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Comment: I don't see a problem with this arrangement. (Score 1) 416

by gameguy1957 (#38749322) Attached to: Apple Unveils Software To Reinvent the Textbook
Apple's going to sell a ton of iPads because of this and the book manufacturer's are going to make a lot of money reselling the books each year instead on one large sell to the schools every six or seven years. If each book my kid's books used was available next year I would save enough to buy an iPad each year. I don't see a reason not to like this. I save money to the tune of about $600 a year on books if the school's adapt to it by next year, Apple makes money selling new iPads, and then the book publisher also makes money.

Comment: Re:Arcade cabinets no longer tied to arcades (Score 1) 188

by gameguy1957 (#35293750) Attached to: The Uncertain Future of NYC's Last Arcade
Not only that but there are a lot of people restoring the older machines and building home arcades. I know more than a few people doing this and because of this I think there are more working classic arcade games today than there was ten years ago. They are just in private collections these days since all of the arcades are gone. -JM

Comment: Re:Old school trick (Score 1) 320

by gameguy1957 (#34473054) Attached to: Vuvuzelas Blare On Pirated Copies of Music Game
I've got it for the PC and it was still working the last time I tested it. I have been meaning to get it out and see if I can make a "backup copy" to the hard drive or something other than the 5.25 disk that it's on. I think it had a bad sector and would copy up to the point of hitting it. When it would get to it then the copy would fail. I may see if I can put something together and see if it still works, if I've got a drive that is still working. - gg

Comment: Re:Why has no one made a video game museum? (Score 2, Interesting) 177

by gameguy1957 (#33158382) Attached to: 'Old School' Arcade Still Popular In NYC

Believe it or not, there are several companies out there that have started to reproduce a lot of the hard to find items. With things like artwork there will only be a short run every few years for some of the more rare titles, but the more popular games have reproduction parts available from many vendors.

There's a company that has actually reproduced the yoke for the Star Wars games and they are also looking into having the vector tubes reproduced for the old X-Y games. So the rare stuff is getting easier to find in some cases. It'll be expensive, but at least it's available.

I picked up a Dragon's Lair cabinet a couple of weeks ago that has been converted to some generic 1990's era game. The area where the marquee mounted had been cut to allow a generic marquee to be installed. I can buy the replacement wood panels, marquee brackets, marquee plexi, and the repro marquee itself to restore the cabinet back to its original shape. So a few months of work and a few hundred dollars in parts will get this classic back into working shape.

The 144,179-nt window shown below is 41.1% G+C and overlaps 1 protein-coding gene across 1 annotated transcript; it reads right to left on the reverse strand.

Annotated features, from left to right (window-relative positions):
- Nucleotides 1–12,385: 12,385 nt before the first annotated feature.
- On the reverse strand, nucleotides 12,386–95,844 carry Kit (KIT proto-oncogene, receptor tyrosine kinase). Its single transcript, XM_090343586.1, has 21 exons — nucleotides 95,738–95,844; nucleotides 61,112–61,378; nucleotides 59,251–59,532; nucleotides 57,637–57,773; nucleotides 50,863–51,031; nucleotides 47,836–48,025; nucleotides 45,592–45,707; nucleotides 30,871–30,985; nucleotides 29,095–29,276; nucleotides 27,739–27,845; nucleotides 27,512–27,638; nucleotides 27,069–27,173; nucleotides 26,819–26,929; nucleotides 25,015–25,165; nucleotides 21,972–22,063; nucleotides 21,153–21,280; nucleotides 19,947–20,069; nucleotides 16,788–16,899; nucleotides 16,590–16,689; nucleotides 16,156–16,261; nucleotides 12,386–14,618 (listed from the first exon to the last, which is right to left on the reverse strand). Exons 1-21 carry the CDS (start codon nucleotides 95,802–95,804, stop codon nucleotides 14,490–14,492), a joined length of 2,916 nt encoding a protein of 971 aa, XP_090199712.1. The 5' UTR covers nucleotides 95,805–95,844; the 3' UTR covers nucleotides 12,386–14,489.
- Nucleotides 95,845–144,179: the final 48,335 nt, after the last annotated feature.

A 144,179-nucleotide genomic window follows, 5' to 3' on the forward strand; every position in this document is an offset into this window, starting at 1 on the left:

Comment: Re:Why has no one made a video game museum? (Score 2, Informative) 177

by gameguy1957 (#33158318) Attached to: 'Old School' Arcade Still Popular In NYC

Videotopia is a museum display that travels. They currently have a setup in Tallahassee, Florida. I saw it last Friday while passing through there. They have everything from the first commercial video game (Computer Space) through some late 1990's era games.

There are more working classic video games today than there were ten years ago. It's not cost effective to refurbish and keep them running commercially, but there are hundreds of home arcades where people collect, restore, and share their games with their friends. I have a home arcade with 60 video games and 5 pinball machines. My collection is small compared to many of the others. So the arcades and games are not gone, just no longer in public.

Do a search online and you may be able to find someone locally with a nice arcade in their home that has an occasional game night open to everyone.

Comment: Xandros info and question. (Score 1) 497

by gameguy1957 (#25615301) Attached to: Asus To Phase Out Sub-10" Eee PCs
The Xandros on the 701 is spot on for school use. It limits the computer to an appliance that the student can use to type, print, and browse on in a classroom setting. We remove everything not related to the appliance type use from the desktop so that there's nothing to play with on it or that will allow them to change the settings. Sixty of these machines were purchased to test this year and the teachers prefer them to the full-sized laptops. We're looking to buy several hundred of them for next year, but only if the small-sized ASUS is still available. If not, can an off-the-shelf copy of Xandros be modified to look and feel the same on an Aspire One? Thanks, -JM
Robotics

Another Step Towards the Driverless Car 224

Posted by CowboyNeal
from the optical-sensors-said-the-light-was-yellow dept.
jtogel writes "At Essex, we have for some time been working on automatically learning how to race cars in simulation. It turns out that a combination of evolutionary algorithms and neural networks can learn how to beat all humans in racing games, and also come up with some quite interesting, novel behaviours, which might one day make their way into commercial racing games. While this is simulation, the race is now on for the real thing — we are setting up a competition for AI developers, where the goal is to win a race between model cars on real tracks. As the cars will be around half a meter long, the cost of participating will be a fraction of that for the famous DARPA Grand Challenge, whereas the challenges will be similar in terms of computer vision and AI."

C'est magnifique, mais ce n'est pas l'Informatique. -- Bosquet [on seeing the IBM 4341]

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